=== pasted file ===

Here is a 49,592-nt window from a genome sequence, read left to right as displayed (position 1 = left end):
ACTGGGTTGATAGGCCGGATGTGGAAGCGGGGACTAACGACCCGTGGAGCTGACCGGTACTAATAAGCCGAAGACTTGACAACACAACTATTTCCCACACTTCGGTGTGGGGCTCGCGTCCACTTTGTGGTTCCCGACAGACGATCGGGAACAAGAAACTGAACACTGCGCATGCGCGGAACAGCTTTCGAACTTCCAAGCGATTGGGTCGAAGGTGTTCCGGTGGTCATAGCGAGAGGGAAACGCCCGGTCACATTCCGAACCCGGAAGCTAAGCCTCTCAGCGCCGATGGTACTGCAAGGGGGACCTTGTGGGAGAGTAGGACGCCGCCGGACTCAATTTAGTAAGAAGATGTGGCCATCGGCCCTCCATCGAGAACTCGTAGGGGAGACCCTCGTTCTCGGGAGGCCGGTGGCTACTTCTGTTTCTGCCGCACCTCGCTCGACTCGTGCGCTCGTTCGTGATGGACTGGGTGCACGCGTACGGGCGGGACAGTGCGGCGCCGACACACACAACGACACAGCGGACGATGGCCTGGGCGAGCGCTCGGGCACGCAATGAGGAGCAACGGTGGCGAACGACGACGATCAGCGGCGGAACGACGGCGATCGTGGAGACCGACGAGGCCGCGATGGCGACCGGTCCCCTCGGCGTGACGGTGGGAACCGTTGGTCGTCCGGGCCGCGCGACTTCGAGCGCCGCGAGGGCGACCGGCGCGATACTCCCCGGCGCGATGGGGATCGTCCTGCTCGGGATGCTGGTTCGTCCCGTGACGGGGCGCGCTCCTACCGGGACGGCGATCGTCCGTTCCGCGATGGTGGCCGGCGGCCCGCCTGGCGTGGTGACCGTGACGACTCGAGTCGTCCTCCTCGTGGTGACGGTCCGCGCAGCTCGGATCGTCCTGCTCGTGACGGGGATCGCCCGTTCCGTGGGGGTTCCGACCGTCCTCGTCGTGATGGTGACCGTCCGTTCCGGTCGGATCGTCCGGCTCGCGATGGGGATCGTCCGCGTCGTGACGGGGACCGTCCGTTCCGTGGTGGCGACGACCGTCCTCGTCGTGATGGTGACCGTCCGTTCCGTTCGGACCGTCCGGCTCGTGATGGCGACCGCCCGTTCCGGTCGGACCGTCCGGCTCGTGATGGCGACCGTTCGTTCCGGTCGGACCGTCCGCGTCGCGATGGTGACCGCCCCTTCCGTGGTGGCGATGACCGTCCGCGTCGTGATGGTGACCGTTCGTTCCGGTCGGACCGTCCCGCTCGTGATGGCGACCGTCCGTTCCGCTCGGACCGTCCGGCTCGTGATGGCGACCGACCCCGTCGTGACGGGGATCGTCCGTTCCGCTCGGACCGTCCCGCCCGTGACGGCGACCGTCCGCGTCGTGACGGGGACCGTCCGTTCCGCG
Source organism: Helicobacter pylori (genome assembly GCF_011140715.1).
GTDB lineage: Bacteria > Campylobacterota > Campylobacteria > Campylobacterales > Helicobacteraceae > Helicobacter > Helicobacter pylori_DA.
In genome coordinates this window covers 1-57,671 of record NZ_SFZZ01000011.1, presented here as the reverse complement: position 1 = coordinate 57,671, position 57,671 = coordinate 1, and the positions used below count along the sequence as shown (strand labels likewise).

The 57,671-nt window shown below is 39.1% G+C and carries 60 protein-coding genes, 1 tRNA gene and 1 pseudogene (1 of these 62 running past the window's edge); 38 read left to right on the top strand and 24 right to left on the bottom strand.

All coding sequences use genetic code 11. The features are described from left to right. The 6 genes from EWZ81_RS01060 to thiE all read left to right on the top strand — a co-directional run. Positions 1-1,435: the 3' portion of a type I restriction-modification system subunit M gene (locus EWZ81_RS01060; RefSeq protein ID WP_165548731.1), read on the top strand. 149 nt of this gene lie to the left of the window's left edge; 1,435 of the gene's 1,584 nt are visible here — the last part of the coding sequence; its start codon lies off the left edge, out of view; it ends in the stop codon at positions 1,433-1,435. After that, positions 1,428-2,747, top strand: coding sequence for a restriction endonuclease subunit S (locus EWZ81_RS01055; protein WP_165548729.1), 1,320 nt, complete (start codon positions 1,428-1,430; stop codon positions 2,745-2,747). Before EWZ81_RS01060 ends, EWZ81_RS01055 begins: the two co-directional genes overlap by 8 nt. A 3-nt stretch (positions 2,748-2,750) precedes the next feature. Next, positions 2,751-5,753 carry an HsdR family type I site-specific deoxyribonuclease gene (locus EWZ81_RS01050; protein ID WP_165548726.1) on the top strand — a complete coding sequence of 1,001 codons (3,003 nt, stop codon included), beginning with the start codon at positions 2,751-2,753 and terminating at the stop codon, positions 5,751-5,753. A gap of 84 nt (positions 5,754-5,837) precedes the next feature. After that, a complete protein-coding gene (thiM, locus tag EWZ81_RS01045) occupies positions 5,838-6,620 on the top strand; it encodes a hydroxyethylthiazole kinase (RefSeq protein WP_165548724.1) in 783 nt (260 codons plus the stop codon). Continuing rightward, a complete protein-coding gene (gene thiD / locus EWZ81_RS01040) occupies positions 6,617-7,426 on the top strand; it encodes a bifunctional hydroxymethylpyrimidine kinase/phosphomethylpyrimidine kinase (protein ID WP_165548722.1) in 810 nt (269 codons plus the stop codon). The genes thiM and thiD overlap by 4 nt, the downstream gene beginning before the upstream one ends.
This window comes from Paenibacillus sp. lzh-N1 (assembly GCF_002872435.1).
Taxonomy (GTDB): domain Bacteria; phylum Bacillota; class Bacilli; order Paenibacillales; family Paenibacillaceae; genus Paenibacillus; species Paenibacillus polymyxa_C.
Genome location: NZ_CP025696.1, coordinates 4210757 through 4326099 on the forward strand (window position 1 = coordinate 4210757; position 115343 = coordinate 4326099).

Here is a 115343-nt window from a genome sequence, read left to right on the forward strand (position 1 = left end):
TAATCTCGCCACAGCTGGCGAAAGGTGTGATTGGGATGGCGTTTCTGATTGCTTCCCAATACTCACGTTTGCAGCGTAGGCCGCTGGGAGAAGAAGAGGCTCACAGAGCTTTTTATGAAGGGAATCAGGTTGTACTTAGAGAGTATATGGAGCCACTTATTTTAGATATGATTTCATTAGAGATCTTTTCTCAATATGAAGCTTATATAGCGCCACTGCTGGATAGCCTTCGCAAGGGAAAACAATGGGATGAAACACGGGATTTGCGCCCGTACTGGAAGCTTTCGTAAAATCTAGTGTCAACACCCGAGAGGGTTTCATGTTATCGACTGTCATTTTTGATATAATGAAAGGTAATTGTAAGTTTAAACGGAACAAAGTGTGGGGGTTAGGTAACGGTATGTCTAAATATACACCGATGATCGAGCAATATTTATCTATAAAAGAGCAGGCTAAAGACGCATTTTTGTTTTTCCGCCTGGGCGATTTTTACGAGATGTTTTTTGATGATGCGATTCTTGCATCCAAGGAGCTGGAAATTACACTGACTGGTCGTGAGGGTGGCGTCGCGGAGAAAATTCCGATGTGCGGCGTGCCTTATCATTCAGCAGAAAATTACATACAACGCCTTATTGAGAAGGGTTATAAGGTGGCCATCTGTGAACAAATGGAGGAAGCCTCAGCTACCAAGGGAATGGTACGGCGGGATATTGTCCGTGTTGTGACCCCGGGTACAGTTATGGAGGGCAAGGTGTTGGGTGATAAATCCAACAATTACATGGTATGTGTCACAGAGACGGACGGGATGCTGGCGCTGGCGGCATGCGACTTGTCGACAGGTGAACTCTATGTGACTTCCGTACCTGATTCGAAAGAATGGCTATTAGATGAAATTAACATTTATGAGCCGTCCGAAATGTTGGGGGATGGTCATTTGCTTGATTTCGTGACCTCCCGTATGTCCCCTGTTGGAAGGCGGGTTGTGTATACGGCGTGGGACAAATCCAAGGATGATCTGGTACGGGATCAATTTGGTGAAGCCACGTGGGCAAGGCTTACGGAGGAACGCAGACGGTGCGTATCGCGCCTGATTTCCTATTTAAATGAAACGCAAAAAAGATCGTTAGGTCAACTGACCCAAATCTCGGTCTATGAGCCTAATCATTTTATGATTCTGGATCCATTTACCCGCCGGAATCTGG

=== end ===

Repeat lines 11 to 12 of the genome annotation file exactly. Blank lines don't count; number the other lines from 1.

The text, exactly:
Here is a 115343-nt window from a genome sequence, read left to right on the forward strand (position 1 = left end):
TAATCTCGCCACAGCTGGCGAAAGGTGTGATTGGGATGGCGTTTCTGATTGCTTCCCAATACTCACGTTTGCAGCGTAGGCCGCTGGGAGAAGAAGAGGCTCACAGAGCTTTTTATGAAGGGAATCAGGTTGTACTTAGAGAGTATATGGAGCCACTTATTTTAGATATGATTTCATTAGAGATCTTTTCTCAATATGAAGCTTATATAGCGCCACTGCTGGATAGCCTTCGCAAGGGAAAACAATGGGATGAAACACGGGATTTGCGCCCGTACTGGAAGCTTTCGTAAAATCTAGTGTCAACACCCGAGAGGGTTTCATGTTATCGACTGTCATTTTTGATATAATGAAAGGTAATTGTAAGTTTAAACGGAACAAAGTGTGGGGGTTAGGTAACGGTATGTCTAAATATACACCGATGATCGAGCAATATTTATCTATAAAAGAGCAGGCTAAAGACGCATTTTTGTTTTTCCGCCTGGGCGATTTTTACGAGATGTTTTTTGATGATGCGATTCTTGCATCCAAGGAGCTGGAAATTACACTGACTGGTCGTGAGGGTGGCGTCGCGGAGAAAATTCCGATGTGCGGCGTGCCTTATCATTCAGCAGAAAATTACATACAACGCCTTATTGAGAAGGGTTATAAGGTGGCCATCTGTGAACAAATGGAGGAAGCCTCAGCTACCAAGGGAATGGTACGGCGGGATATTGTCCGTGTTGTGACCCCGGGTACAGTTATGGAGGGCAAGGTGTTGGGTGATAAATCCAACAATTACATGGTATGTGTCACAGAGACGGACGGGATGCTGGCGCTGGCGGCATGCGACTTGTCGACAGGTGAACTCTATGTGACTTCCGTACCTGATTCGAAAGAATGGCTATTAGATGAAATTAACATTTATGAGCCGTCCGAAATGTTGGGGGATGGTCATTTGCTTGATTTCGTGACCTCCCGTATGTCCCCTGTTGGAAGGCGGGTTGTGTATACGGCGTGGGACAAATCCAAGGATGATCTGGTACGGGATCAATTTGGTGAAGCCACGTGGGCAAGGCTTACGGAGGAACGCAGACGGTGCGTATCGCGCCTGATTTCCTATTTAAATGAAACGCAAAAAAGATCGTTAGGTCAACTGACCCAAATCTCGGTCTATGAGCCTAATCATTTTATGATTCTGGATCCATTTACCCGCCGGAATCTGG